How Do Related Pulmonary or Lung Diseases Affect Quality of Life?

COPD (Chronic Obstructive Pulmonary Disease) is not just one disease, but a group of lung diseases mainly consisting of:

♦ Emphysema;

♦ Chronic bronchitis.

These are the two symptoms of COPD.

Since COPD is a progressive disease, it gets worse over time and makes it harder and harder to breathe. Coughing is a result of this disease and produces not only large amounts of mucus but shortness of breath, tightness of the chest, and wheezing.

The major cause of COPD is smoking or being continually exposed to second-hand smoking along with any products that can irritate the lungs such as chemical fumes, dust, or air pollution.

The word emphysema is derived from the Greek word emphysan which means inflate which in itself contains the word physan which means breath.

Emphysema is a progressive, long-term disease of the lungs. Shortness of breath is the primary reason of emphysema. It is called an obstructive lung disease because it destroys lung tissue around small sacs called calledalveoli, resulting in the inability of these air sacs to hold their functional shape when a person exhales. The main causes of emphysema are smoking and exposure to air pollution. If smoking is the reason, it can be prevented by cessation of smoking. As emphysema progressively worsens, the spherical air sacs change into sizable erratic pockets with wide holes in the inner walls which, in turn, results in a decline of the surface area of the lungs and restricts the amount of oxygen going into your blood stream.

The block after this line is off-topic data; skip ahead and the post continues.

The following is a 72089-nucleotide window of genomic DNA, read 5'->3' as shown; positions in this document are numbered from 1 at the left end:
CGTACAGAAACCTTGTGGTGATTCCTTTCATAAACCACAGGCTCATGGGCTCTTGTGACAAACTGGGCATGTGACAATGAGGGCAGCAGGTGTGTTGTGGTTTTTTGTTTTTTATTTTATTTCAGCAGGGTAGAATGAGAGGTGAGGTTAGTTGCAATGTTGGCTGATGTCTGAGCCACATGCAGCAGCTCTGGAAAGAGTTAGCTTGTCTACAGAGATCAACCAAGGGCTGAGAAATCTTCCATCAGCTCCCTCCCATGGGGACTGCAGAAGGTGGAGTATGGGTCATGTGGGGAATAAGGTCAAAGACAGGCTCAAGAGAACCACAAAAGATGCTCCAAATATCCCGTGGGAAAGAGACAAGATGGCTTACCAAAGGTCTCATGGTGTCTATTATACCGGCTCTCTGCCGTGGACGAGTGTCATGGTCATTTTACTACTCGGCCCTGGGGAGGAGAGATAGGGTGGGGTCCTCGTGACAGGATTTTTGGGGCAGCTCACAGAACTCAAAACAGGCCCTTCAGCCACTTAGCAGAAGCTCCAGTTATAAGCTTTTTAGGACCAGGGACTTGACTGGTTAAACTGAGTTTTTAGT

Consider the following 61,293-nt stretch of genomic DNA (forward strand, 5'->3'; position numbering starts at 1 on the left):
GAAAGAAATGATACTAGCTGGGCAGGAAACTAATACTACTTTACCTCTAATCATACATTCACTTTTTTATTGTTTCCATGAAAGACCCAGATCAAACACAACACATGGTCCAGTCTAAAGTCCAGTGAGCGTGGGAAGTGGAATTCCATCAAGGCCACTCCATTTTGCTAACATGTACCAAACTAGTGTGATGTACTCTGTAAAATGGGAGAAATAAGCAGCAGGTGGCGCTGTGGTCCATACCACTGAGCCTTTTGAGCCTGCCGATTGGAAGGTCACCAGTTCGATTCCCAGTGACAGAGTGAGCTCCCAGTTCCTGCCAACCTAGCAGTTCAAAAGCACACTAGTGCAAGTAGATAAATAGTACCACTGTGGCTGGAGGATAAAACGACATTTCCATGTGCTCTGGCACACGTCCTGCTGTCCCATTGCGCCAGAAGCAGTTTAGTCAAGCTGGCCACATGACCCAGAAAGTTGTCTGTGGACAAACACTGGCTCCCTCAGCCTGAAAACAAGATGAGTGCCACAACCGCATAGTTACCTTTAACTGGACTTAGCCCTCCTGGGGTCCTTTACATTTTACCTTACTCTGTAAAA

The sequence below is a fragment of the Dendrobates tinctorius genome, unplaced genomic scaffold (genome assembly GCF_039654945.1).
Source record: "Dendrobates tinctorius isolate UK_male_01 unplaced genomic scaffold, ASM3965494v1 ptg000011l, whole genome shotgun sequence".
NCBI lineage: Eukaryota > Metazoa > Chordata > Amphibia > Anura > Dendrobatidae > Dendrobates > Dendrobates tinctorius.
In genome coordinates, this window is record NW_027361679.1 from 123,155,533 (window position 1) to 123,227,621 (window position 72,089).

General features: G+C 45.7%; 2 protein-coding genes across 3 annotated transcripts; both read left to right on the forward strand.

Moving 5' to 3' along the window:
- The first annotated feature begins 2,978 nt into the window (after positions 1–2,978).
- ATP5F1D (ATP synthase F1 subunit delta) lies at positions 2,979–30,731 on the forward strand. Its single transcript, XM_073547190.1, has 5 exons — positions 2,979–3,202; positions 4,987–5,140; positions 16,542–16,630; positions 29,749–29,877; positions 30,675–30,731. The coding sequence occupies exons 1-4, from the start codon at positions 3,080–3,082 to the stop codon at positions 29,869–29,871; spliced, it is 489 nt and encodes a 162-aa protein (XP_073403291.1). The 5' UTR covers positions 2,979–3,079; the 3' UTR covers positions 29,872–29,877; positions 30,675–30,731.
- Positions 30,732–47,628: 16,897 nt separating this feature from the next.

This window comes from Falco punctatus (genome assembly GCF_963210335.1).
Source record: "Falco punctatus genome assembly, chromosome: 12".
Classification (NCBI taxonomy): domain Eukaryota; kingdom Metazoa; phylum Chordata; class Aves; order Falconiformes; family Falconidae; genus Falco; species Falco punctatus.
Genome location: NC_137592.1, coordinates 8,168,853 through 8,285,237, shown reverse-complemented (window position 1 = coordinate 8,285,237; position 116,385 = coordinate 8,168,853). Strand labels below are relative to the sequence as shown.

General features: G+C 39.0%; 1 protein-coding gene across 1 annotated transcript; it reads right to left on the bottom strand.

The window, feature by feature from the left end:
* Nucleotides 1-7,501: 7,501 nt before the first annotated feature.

Emphysema results in the loss of elasticity of the elastic fibers that keep the small airways that lead to the air sacs open. As a result, the airways collapse when exhaling, thus retaining the air in the lungs. Unfortunately, treatment may delay the progression of emphysema but sadly cannot reverse the existing damage.

Chronic Bronchitis is the chronic inflammation of the medium-size airways called bronchi in the lungs. Symptoms include unrelenting cough, producing phlegm as well as mucus. The mucus is usually yellowish green or orange and pink in colour. Other symptoms include shortness of breath, wheezing, and prolonged exhalation. It is clinically accepted that if these symptoms persist for at least three months per year in a two-year consecutive duration, then it is defined as chronic bronchitis. Cigarette smoking is a major cause of chronic bronchitis.

If you do not smoke, do not start and if you already smoke, stop. This can avoid several medical conditions which are not only unpleasant, but could be painful and life threatening. By building your immune system, eating a healthy and balanced diet, avoiding stress, making sure you take antioxidants in order to protect your cells from the ravaging effects of free radicals, there is a good chance you can decrease the risks of threatening illnesses and diseases.

Article Source: Hosna Gelfand

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